In economics, most noncooperative game theory has focused on equilibrium in games, especially Nash equilibrium and its refinements. The traditional explanation for when and why equilibrium arises is that it results from analysis and introspection by the players in a situation where the rules of the game, the rationality of the players, and the players' payoff functions are all common knowledge. Both conceptually and empirically, this theory has many problems.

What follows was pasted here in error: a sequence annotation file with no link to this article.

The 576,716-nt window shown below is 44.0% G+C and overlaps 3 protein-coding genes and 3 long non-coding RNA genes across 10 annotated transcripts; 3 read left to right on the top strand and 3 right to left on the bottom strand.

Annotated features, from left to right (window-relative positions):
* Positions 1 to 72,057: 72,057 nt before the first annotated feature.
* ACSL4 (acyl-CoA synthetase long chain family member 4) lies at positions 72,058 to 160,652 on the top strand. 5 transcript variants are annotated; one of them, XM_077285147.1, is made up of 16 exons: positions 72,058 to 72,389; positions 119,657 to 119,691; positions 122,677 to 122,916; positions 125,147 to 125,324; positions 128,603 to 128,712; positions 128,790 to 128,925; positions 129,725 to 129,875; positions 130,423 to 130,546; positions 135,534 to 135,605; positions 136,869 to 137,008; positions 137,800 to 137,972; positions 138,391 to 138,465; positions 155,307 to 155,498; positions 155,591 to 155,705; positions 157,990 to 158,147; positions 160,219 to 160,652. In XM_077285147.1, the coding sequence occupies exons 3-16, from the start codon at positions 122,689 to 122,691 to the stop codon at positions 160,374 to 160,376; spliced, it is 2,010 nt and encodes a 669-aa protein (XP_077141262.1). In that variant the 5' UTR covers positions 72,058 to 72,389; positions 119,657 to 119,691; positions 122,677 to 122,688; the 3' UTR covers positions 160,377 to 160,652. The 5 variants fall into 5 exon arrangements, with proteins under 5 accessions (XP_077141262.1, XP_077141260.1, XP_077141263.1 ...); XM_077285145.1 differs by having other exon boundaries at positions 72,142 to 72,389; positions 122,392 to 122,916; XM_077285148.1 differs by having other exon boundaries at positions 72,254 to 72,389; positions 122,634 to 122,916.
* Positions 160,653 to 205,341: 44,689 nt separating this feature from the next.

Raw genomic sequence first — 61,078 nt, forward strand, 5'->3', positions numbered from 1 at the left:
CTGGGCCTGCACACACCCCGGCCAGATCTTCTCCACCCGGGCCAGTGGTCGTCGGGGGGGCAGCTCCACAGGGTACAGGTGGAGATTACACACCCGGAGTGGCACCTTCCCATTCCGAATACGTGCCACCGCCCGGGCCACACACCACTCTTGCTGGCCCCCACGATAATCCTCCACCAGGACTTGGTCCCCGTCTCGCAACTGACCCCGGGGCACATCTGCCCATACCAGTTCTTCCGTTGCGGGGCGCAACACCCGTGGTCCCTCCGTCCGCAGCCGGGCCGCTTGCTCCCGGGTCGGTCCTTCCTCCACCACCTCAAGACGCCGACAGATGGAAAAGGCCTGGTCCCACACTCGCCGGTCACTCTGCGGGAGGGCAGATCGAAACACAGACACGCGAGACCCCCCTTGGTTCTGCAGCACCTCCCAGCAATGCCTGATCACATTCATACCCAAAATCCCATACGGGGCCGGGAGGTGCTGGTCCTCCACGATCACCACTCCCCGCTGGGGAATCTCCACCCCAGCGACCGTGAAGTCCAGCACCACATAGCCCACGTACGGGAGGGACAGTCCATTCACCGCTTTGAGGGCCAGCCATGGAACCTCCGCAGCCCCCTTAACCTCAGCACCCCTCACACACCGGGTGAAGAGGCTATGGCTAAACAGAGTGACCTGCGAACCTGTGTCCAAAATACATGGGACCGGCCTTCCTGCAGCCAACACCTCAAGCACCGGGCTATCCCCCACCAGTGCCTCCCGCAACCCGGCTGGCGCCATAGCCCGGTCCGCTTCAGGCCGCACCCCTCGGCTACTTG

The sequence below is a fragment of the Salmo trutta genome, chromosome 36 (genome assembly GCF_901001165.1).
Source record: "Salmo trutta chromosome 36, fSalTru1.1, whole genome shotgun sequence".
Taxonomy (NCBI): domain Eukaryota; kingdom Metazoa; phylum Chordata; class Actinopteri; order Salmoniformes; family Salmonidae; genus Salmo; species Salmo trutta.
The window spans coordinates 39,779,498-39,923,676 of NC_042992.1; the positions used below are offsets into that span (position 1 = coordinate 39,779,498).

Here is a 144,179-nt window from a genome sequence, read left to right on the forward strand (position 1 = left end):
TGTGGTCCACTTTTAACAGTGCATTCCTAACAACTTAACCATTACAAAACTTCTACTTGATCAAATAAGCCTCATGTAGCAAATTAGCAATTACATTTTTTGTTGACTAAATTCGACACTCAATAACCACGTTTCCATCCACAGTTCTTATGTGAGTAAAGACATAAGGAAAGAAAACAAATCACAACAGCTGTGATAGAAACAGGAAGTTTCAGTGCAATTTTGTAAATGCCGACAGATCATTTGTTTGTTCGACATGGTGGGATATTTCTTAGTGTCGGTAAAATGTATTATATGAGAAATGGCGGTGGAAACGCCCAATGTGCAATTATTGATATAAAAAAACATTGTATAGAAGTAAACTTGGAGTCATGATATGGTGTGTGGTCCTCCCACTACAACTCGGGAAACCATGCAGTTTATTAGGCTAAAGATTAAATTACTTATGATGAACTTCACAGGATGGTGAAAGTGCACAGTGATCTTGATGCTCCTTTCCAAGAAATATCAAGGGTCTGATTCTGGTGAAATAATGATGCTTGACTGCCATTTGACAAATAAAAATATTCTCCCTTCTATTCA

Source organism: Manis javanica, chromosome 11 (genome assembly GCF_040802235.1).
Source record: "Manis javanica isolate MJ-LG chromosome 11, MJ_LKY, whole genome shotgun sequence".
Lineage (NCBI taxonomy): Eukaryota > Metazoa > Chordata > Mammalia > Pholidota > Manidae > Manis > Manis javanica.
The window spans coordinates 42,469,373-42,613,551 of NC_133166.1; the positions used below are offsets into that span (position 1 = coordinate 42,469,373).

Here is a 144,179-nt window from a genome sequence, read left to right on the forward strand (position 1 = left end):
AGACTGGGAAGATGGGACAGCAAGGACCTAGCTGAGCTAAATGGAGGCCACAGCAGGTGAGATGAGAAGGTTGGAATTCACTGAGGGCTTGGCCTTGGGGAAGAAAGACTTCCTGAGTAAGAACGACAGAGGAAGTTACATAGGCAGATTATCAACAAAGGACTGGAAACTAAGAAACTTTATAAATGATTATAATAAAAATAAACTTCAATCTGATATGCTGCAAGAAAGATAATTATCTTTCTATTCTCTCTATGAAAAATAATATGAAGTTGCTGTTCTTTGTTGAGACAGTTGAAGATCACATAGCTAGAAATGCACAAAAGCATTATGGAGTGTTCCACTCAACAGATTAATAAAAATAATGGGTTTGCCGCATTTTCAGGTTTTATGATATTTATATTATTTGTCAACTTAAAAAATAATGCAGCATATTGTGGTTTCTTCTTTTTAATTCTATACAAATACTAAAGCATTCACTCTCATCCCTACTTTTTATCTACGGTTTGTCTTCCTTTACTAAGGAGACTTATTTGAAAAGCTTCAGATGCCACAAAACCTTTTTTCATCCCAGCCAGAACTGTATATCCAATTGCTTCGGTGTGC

This advanced text introduces the principles of noncooperative game theory—including strategic form games, Nash equilibria, subgame perfection, repeated games, and games of incomplete information—in a direct and uncomplicated style that will acquaint students with the broad spectrum of the field while highlighting and explaining what they need to know at any given point. The analytic material is accompanied by many applications, examples, and exercises.